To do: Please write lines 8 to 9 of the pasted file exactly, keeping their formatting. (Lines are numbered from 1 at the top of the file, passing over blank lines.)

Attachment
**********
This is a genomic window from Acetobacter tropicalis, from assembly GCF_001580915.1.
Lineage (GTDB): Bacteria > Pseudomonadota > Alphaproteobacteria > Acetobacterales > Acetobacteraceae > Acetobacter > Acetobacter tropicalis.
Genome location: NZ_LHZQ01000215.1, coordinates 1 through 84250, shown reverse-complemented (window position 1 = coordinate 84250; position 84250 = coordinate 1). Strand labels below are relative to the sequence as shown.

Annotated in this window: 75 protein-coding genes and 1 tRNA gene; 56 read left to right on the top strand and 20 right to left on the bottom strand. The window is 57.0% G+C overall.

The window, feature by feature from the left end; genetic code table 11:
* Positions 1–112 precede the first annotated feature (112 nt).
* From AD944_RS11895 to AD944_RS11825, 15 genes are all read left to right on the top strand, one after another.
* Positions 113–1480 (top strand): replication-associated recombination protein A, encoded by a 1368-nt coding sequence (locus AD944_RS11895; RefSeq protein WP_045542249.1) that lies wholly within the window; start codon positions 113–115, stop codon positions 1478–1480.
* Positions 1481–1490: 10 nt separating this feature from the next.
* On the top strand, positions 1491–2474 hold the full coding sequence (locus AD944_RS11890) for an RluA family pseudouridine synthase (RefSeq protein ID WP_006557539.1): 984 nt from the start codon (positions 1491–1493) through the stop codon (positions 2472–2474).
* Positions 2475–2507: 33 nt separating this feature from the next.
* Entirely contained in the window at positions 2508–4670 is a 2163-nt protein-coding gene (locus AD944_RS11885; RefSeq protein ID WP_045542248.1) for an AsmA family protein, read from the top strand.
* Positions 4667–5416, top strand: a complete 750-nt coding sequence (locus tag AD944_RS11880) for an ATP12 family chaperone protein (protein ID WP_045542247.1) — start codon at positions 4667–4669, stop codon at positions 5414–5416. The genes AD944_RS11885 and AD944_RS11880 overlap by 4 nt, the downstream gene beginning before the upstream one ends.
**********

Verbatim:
* Positions 113–1480 (top strand): replication-associated recombination protein A, encoded by a 1368-nt coding sequence (locus AD944_RS11895; RefSeq protein WP_045542249.1) that lies wholly within the window; start codon positions 113–115, stop codon positions 1478–1480.
* Positions 1481–1490: 10 nt separating this feature from the next.